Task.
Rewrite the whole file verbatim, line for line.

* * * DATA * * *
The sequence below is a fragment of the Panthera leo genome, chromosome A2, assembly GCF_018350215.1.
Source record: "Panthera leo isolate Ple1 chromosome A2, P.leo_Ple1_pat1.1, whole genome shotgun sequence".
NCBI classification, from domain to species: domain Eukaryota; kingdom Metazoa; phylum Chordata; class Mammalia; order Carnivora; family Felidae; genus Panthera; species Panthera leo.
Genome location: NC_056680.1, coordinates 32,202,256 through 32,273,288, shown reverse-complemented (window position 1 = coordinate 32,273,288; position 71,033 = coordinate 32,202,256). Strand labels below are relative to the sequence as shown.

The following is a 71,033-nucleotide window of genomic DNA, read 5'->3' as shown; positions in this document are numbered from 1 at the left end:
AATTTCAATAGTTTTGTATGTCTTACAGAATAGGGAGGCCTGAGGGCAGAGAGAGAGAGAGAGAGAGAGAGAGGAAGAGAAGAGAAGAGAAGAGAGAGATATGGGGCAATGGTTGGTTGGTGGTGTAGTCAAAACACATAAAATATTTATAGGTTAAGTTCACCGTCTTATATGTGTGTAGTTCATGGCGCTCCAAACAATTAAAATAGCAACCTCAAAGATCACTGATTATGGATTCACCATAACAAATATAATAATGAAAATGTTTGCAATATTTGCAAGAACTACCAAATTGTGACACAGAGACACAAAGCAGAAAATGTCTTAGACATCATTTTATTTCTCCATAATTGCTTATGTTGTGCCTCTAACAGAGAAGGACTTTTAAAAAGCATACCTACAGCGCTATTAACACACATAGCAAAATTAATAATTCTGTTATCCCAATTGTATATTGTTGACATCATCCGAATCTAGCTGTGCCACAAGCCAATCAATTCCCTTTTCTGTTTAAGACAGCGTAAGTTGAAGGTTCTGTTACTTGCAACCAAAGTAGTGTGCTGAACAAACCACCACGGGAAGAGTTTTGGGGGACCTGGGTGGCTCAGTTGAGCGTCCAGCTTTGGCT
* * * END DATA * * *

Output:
The sequence below is a fragment of the Panthera leo genome, chromosome A2, assembly GCF_018350215.1.
Source record: "Panthera leo isolate Ple1 chromosome A2, P.leo_Ple1_pat1.1, whole genome shotgun sequence".
NCBI classification, from domain to species: domain Eukaryota; kingdom Metazoa; phylum Chordata; class Mammalia; order Carnivora; family Felidae; genus Panthera; species Panthera leo.
Genome location: NC_056680.1, coordinates 32,202,256 through 32,273,288, shown reverse-complemented (window position 1 = coordinate 32,273,288; position 71,033 = coordinate 32,202,256). Strand labels below are relative to the sequence as shown.

The following is a 71,033-nucleotide window of genomic DNA, read 5'->3' as shown; positions in this document are numbered from 1 at the left end:
AATTTCAATAGTTTTGTATGTCTTACAGAATAGGGAGGCCTGAGGGCAGAGAGAGAGAGAGAGAGAGAGAGAGGAAGAGAAGAGAAGAGAAGAGAGAGATATGGGGCAATGGTTGGTTGGTGGTGTAGTCAAAACACATAAAATATTTATAGGTTAAGTTCACCGTCTTATATGTGTGTAGTTCATGGCGCTCCAAACAATTAAAATAGCAACCTCAAAGATCACTGATTATGGATTCACCATAACAAATATAATAATGAAAATGTTTGCAATATTTGCAAGAACTACCAAATTGTGACACAGAGACACAAAGCAGAAAATGTCTTAGACATCATTTTATTTCTCCATAATTGCTTATGTTGTGCCTCTAACAGAGAAGGACTTTTAAAAAGCATACCTACAGCGCTATTAACACACATAGCAAAATTAATAATTCTGTTATCCCAATTGTATATTGTTGACATCATCCGAATCTAGCTGTGCCACAAGCCAATCAATTCCCTTTTCTGTTTAAGACAGCGTAAGTTGAAGGTTCTGTTACTTGCAACCAAAGTAGTGTGCTGAACAAACCACCACGGGAAGAGTTTTGGGGGACCTGGGTGGCTCAGTTGAGCGTCCAGCTTTGGCT